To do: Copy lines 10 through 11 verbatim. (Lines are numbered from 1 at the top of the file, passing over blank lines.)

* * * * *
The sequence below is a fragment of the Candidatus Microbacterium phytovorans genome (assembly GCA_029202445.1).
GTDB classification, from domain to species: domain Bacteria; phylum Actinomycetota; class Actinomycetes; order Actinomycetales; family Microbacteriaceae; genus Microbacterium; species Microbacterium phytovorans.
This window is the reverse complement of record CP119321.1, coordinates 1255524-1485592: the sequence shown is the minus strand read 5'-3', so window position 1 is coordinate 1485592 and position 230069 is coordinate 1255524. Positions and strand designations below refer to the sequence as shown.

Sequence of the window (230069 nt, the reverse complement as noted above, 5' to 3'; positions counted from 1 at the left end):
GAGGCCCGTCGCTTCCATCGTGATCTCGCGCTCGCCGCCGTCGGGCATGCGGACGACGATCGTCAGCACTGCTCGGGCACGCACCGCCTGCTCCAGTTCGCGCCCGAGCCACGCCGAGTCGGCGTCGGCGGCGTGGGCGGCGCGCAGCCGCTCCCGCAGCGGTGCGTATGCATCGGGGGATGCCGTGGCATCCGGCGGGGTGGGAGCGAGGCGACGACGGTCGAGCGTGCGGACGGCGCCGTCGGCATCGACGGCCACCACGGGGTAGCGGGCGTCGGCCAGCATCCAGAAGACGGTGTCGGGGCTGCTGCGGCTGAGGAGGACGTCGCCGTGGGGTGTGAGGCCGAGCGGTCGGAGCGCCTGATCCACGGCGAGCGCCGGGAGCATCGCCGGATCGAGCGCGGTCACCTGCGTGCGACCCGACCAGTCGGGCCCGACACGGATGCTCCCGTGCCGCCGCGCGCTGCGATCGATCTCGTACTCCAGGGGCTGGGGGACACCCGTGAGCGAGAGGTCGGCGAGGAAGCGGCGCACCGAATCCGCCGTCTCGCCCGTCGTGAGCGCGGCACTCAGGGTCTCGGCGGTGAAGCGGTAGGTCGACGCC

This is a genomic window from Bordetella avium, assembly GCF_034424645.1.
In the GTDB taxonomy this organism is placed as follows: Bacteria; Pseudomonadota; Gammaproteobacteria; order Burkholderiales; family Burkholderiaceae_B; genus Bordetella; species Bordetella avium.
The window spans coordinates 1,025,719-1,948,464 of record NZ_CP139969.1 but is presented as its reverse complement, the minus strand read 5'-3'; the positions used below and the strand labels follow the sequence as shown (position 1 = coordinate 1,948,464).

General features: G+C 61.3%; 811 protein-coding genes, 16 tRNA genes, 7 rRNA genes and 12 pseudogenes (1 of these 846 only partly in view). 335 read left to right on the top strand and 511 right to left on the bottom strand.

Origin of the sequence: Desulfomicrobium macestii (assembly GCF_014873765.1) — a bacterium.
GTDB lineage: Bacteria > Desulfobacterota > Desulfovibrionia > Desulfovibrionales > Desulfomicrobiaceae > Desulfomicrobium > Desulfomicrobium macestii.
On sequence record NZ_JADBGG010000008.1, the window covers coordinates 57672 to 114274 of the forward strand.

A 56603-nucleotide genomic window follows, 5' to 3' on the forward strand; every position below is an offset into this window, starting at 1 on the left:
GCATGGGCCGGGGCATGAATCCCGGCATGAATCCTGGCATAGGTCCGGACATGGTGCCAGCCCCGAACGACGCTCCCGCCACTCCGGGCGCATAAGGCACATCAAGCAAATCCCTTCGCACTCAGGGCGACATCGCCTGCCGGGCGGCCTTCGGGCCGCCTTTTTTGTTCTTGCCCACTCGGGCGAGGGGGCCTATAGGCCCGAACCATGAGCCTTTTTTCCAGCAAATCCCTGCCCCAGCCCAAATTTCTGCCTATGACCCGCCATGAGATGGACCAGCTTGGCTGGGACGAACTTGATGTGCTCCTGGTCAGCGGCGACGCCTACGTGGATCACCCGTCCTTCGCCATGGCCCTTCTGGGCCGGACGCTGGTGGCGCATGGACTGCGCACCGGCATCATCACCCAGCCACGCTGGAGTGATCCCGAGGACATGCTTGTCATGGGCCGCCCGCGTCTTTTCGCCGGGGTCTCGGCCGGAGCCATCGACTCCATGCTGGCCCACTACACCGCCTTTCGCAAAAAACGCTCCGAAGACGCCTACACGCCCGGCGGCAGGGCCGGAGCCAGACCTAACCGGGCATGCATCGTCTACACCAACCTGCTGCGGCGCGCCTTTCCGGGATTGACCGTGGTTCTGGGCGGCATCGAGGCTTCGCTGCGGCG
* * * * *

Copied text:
Origin of the sequence: Desulfomicrobium macestii (assembly GCF_014873765.1) — a bacterium.
GTDB lineage: Bacteria > Desulfobacterota > Desulfovibrionia > Desulfovibrionales > Desulfomicrobiaceae > Desulfomicrobium > Desulfomicrobium macestii.